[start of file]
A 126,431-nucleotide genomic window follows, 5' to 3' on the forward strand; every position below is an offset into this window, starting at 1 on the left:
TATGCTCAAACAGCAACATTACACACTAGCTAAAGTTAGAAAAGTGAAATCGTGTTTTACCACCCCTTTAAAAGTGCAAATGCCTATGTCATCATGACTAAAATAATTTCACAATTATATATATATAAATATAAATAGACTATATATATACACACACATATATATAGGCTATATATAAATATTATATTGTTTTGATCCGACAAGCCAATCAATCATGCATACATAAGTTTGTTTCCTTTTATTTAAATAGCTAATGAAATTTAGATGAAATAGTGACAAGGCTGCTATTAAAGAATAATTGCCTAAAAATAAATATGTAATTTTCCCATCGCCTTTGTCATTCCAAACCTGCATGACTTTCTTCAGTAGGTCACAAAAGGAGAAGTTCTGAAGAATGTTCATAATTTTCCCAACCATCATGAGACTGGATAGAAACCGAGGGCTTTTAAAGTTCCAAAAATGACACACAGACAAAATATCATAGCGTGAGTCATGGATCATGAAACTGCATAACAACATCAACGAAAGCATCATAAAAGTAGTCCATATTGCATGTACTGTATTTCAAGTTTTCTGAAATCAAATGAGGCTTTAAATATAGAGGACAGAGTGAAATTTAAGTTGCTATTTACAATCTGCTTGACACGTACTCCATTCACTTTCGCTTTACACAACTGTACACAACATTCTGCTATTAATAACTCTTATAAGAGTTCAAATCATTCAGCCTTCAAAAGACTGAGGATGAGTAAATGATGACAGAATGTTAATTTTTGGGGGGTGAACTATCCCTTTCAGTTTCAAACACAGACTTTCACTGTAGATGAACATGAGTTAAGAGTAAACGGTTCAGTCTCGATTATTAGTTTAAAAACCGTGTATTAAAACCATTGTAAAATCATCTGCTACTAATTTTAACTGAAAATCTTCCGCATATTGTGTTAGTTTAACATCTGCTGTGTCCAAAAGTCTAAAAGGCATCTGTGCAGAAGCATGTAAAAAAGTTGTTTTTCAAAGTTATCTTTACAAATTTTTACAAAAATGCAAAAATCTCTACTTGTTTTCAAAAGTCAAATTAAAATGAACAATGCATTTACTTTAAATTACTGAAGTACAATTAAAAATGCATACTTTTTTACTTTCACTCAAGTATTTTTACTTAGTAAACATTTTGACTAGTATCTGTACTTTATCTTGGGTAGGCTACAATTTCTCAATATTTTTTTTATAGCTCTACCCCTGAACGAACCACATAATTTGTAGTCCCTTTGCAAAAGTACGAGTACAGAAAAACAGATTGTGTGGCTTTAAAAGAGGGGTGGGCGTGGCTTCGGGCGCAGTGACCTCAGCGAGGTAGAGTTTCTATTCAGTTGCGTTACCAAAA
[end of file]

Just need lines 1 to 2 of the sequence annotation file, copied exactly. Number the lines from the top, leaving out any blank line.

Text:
A 126,431-nucleotide genomic window follows, 5' to 3' on the forward strand; every position below is an offset into this window, starting at 1 on the left:
TATGCTCAAACAGCAACATTACACACTAGCTAAAGTTAGAAAAGTGAAATCGTGTTTTACCACCCCTTTAAAAGTGCAAATGCCTATGTCATCATGACTAAAATAATTTCACAATTATATATATATAAATATAAATAGACTATATATATACACACACATATATATAGGCTATATATAAATATTATATTGTTTTGATCCGACAAGCCAATCAATCATGCATACATAAGTTTGTTTCCTTTTATTTAAATAGCTAATGAAATTTAGATGAAATAGTGACAAGGCTGCTATTAAAGAATAATTGCCTAAAAATAAATATGTAATTTTCCCATCGCCTTTGTCATTCCAAACCTGCATGACTTTCTTCAGTAGGTCACAAAAGGAGAAGTTCTGAAGAATGTTCATAATTTTCCCAACCATCATGAGACTGGATAGAAACCGAGGGCTTTTAAAGTTCCAAAAATGACACACAGACAAAATATCATAGCGTGAGTCATGGATCATGAAACTGCATAACAACATCAACGAAAGCATCATAAAAGTAGTCCATATTGCATGTACTGTATTTCAAGTTTTCTGAAATCAAATGAGGCTTTAAATATAGAGGACAGAGTGAAATTTAAGTTGCTATTTACAATCTGCTTGACACGTACTCCATTCACTTTCGCTTTACACAACTGTACACAACATTCTGCTATTAATAACTCTTATAAGAGTTCAAATCATTCAGCCTTCAAAAGACTGAGGATGAGTAAATGATGACAGAATGTTAATTTTTGGGGGGTGAACTATCCCTTTCAGTTTCAAACACAGACTTTCACTGTAGATGAACATGAGTTAAGAGTAAACGGTTCAGTCTCGATTATTAGTTTAAAAACCGTGTATTAAAACCATTGTAAAATCATCTGCTACTAATTTTAACTGAAAATCTTCCGCATATTGTGTTAGTTTAACATCTGCTGTGTCCAAAAGTCTAAAAGGCATCTGTGCAGAAGCATGTAAAAAAGTTGTTTTTCAAAGTTATCTTTACAAATTTTTACAAAAATGCAAAAATCTCTACTTGTTTTCAAAAGTCAAATTAAAATGAACAATGCATTTACTTTAAATTACTGAAGTACAATTAAAAATGCATACTTTTTTACTTTCACTCAAGTATTTTTACTTAGTAAACATTTTGACTAGTATCTGTACTTTATCTTGGGTAGGCTACAATTTCTCAATATTTTTTTTATAGCTCTACCCCTGAACGAACCACATAATTTGTAGTCCCTTTGCAAAAGTACGAGTACAGAAAAACAGATTGTGTGGCTTTAAAAGAGGGGTGGGCGTGGCTTCGGGCGCAGTGACCTCAGCGAGGTAGAGTTTCTATTCAGTTGCGTTACCAAAA